We encourage initiatives that attract resident investment in neighborhoods, promote sustainability, increase economic development opportunities, and nurture entrepreneurial talent. We aim to increase the livability of neighborhoods, the number of residents, the number of jobs, and the size of the tax base. We are interested in programs that address concentrated poverty, racial wealth disparities, and tie the economic health of Baltimore City to the region.
As successful households are key to neighborhood health, we support efforts to:
The Stop Oppressive Seizures (SOS) Fund takes a multi-faceted approach to protecting homeownership and preserving residents’ ability to stay in their homes. Ninety percent of SOS clients have an income that falls below 80% of the area median, and 81% identify as Black or African American.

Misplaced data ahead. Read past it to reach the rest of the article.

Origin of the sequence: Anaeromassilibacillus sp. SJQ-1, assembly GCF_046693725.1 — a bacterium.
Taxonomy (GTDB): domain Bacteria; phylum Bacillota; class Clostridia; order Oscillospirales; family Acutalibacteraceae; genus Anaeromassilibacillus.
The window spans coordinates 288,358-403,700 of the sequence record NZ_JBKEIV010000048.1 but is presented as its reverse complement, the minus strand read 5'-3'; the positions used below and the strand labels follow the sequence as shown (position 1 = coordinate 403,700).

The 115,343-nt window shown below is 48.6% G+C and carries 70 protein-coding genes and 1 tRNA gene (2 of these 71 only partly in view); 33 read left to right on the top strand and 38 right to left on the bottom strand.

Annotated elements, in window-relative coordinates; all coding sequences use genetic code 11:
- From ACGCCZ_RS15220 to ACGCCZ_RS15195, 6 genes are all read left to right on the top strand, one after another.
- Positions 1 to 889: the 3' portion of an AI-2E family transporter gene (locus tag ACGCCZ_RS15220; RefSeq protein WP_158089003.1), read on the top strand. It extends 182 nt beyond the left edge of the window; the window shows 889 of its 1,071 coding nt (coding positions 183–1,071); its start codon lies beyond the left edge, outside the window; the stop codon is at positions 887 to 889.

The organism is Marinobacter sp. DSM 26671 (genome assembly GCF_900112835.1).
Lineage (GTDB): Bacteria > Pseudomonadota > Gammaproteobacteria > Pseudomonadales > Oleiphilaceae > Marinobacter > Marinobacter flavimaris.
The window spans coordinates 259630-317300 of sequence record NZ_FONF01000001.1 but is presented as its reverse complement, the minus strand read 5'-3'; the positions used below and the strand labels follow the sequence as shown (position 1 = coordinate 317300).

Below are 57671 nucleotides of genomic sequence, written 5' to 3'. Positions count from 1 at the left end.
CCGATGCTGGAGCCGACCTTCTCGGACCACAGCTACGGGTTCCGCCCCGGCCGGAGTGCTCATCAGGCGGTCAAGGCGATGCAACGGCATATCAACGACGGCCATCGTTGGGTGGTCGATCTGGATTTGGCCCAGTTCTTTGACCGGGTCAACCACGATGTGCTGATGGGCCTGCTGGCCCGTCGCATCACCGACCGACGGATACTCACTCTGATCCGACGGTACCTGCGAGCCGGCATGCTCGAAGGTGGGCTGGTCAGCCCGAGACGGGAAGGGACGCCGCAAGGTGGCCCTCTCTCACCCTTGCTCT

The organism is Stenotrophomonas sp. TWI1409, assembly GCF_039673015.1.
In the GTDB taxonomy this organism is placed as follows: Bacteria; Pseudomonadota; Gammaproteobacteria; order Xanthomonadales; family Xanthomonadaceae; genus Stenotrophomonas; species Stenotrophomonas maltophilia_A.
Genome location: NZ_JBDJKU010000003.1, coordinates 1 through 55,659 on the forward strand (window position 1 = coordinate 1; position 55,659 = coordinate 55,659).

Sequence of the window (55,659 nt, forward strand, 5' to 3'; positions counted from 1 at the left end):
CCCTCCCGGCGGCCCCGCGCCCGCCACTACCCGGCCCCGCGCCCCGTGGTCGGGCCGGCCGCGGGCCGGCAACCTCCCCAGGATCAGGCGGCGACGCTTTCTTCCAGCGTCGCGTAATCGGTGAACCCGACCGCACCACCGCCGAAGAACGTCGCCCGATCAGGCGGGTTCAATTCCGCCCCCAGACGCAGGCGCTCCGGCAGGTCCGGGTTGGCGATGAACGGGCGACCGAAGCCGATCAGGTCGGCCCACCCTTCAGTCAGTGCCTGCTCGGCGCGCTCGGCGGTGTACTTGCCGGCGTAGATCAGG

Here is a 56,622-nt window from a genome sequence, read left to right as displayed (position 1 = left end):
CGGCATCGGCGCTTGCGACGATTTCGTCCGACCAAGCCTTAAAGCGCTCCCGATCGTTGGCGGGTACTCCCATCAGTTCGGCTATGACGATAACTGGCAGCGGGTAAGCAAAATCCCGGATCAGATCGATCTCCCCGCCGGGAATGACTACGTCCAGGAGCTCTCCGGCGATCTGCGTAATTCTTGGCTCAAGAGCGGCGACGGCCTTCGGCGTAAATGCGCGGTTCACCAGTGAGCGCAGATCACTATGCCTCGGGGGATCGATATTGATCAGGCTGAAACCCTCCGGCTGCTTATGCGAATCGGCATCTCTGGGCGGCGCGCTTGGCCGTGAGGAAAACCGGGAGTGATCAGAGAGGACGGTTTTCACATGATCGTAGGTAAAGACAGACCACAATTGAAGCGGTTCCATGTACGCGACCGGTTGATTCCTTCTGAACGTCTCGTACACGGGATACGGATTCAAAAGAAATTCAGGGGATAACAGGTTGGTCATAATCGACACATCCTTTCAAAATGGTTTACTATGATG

Black Women Build – Baltimore (BWB-B) is a homeownership and wealth-building initiative that trains Black women in residential construction skills by restoring vacant and disinvested houses in West Baltimore. The homes are available for purchase to those who have contributed time and work to the renovations.
Abell-Supported Research: Whole Blocks, Whole City
There are nearly 15,000 vacant houses and 20,000 vacant lots in Baltimore City, with many thousands more at risk, the majority of which are found in predominantly Black, low-income neighborhoods. Baltimore can break this cycle of disinvestment through a whole block strategy.
Have questions or want to discuss your idea for community development in Baltimore? Get in touch using the form below.
Header photo courtesy of ReBUILD Metro.